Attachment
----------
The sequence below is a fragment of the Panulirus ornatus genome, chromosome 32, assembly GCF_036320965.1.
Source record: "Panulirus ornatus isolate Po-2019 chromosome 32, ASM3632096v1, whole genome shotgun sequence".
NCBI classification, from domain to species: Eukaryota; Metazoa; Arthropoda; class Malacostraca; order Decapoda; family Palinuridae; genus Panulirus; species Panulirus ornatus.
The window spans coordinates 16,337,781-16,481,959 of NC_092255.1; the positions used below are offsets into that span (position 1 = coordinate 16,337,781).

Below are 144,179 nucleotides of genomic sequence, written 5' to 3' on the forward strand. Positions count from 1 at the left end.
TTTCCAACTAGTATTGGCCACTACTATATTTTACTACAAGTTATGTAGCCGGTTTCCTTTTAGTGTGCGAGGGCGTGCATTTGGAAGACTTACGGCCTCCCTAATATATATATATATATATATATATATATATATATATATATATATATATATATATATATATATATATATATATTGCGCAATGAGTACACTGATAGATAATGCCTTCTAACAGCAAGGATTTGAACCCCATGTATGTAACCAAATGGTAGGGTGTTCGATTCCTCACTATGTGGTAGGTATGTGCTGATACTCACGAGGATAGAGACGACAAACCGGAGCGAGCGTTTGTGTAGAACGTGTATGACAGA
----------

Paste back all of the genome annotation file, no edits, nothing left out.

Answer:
The sequence below is a fragment of the Panulirus ornatus genome, chromosome 32, assembly GCF_036320965.1.
Source record: "Panulirus ornatus isolate Po-2019 chromosome 32, ASM3632096v1, whole genome shotgun sequence".
NCBI classification, from domain to species: Eukaryota; Metazoa; Arthropoda; class Malacostraca; order Decapoda; family Palinuridae; genus Panulirus; species Panulirus ornatus.
The window spans coordinates 16,337,781-16,481,959 of NC_092255.1; the positions used below are offsets into that span (position 1 = coordinate 16,337,781).

Below are 144,179 nucleotides of genomic sequence, written 5' to 3' on the forward strand. Positions count from 1 at the left end.
TTTCCAACTAGTATTGGCCACTACTATATTTTACTACAAGTTATGTAGCCGGTTTCCTTTTAGTGTGCGAGGGCGTGCATTTGGAAGACTTACGGCCTCCCTAATATATATATATATATATATATATATATATATATATATATATATATATATATATATATATATATATATATATTGCGCAATGAGTACACTGATAGATAATGCCTTCTAACAGCAAGGATTTGAACCCCATGTATGTAACCAAATGGTAGGGTGTTCGATTCCTCACTATGTGGTAGGTATGTGCTGATACTCACGAGGATAGAGACGACAAACCGGAGCGAGCGTTTGTGTAGAACGTGTATGACAGA